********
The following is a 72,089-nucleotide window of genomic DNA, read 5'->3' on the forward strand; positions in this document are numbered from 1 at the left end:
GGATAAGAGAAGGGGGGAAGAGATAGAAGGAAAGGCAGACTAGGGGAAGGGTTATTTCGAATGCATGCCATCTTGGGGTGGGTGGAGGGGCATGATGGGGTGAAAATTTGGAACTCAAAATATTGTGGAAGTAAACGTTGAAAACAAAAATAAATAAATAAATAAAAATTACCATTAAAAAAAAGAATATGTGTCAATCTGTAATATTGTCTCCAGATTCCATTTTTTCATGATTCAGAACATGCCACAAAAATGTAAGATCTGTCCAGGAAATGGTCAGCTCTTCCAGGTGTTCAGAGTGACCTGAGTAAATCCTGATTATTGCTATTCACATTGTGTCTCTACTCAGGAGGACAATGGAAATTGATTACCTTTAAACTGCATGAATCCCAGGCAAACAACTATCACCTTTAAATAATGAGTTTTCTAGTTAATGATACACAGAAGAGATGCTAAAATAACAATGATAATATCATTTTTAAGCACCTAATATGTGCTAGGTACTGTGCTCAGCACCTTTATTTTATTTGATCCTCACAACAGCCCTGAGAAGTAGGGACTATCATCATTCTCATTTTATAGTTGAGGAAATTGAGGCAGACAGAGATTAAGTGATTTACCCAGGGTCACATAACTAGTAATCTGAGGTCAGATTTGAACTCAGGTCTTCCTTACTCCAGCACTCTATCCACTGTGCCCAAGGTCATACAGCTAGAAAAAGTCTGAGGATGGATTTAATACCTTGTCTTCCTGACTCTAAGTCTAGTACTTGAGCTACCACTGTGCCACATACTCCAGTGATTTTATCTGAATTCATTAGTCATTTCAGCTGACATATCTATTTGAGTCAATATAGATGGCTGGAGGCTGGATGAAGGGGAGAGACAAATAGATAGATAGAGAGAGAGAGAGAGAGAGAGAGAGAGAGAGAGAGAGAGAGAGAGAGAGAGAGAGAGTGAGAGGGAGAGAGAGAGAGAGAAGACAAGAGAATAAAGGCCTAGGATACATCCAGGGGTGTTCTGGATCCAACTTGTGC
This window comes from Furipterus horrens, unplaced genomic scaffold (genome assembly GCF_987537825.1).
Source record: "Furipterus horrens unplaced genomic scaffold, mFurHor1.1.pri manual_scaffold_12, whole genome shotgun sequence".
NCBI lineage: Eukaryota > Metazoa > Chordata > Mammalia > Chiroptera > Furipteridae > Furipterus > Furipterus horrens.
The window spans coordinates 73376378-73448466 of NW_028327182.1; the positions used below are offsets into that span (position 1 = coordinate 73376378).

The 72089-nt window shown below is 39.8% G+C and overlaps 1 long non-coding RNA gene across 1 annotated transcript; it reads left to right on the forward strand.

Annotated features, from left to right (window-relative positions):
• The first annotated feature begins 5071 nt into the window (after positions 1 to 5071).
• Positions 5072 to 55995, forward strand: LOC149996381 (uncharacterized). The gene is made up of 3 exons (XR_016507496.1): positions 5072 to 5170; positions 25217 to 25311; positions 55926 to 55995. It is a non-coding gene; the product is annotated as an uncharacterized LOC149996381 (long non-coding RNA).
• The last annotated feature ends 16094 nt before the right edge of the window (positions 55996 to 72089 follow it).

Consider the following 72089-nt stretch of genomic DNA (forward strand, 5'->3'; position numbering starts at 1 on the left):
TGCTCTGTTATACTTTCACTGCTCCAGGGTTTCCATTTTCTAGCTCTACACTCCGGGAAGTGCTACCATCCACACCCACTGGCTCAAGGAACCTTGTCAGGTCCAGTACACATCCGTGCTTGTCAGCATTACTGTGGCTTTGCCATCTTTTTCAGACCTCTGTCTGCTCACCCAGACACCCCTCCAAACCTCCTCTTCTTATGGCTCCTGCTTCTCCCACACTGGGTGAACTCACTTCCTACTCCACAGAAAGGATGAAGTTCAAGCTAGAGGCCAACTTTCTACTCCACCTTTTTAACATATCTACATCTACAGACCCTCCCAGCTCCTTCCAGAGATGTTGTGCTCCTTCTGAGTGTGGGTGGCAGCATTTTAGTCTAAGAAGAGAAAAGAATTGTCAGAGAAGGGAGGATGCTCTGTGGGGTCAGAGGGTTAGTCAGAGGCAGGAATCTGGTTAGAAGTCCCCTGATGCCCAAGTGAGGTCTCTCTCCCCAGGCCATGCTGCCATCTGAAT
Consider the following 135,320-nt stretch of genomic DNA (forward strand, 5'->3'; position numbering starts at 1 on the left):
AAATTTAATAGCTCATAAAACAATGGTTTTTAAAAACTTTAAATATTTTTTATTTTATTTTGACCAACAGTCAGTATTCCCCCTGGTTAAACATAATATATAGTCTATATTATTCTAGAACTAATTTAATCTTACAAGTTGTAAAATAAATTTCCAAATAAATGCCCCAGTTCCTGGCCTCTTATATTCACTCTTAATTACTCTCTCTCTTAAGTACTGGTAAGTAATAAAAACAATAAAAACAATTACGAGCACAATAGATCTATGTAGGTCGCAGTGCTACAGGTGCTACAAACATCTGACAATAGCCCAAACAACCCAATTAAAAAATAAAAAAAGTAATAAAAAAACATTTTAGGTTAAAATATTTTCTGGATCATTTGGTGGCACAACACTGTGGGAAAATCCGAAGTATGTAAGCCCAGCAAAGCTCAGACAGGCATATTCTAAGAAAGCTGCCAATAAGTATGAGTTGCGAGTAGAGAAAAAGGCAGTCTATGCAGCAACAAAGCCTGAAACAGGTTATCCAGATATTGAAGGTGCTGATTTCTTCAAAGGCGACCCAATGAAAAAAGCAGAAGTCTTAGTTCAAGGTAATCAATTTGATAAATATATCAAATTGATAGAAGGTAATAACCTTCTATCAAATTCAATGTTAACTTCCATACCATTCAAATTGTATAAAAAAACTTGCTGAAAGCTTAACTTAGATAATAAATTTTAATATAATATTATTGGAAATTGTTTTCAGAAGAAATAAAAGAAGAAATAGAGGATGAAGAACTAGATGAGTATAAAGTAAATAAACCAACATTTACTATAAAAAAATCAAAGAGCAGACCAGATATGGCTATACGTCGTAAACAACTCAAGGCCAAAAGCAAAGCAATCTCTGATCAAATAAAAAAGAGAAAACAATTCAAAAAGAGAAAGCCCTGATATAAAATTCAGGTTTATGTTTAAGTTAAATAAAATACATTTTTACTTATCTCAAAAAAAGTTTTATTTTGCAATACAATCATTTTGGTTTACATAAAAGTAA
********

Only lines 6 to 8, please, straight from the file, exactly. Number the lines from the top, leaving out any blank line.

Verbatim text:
The window spans coordinates 73376378-73448466 of NW_028327182.1; the positions used below are offsets into that span (position 1 = coordinate 73376378).

The 72089-nt window shown below is 39.8% G+C and overlaps 1 long non-coding RNA gene across 1 annotated transcript; it reads left to right on the forward strand.

Annotated features, from left to right (window-relative positions):